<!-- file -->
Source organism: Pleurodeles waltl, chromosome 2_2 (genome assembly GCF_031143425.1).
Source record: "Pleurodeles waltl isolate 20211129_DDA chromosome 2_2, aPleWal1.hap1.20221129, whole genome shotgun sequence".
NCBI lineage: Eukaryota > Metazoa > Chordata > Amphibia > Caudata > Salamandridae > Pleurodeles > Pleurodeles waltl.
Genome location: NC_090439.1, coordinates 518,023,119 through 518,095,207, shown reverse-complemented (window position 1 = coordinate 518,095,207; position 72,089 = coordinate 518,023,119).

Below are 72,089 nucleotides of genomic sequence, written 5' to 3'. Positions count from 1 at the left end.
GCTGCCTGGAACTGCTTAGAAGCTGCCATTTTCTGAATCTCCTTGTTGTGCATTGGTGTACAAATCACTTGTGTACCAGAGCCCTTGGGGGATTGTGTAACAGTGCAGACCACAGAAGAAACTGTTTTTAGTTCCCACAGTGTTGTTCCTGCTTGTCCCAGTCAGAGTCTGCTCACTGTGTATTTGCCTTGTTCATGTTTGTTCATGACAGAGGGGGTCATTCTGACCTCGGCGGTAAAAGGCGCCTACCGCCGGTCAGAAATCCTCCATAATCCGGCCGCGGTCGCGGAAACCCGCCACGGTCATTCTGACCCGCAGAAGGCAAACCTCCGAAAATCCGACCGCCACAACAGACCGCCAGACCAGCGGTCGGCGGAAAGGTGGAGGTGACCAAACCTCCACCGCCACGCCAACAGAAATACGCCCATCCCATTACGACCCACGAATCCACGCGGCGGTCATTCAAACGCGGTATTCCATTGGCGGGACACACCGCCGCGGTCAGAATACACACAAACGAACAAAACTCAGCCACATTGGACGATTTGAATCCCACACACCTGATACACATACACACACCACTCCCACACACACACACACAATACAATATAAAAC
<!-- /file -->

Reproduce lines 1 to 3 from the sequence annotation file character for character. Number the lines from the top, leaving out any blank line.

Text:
Source organism: Pleurodeles waltl, chromosome 2_2 (genome assembly GCF_031143425.1).
Source record: "Pleurodeles waltl isolate 20211129_DDA chromosome 2_2, aPleWal1.hap1.20221129, whole genome shotgun sequence".
NCBI lineage: Eukaryota > Metazoa > Chordata > Amphibia > Caudata > Salamandridae > Pleurodeles > Pleurodeles waltl.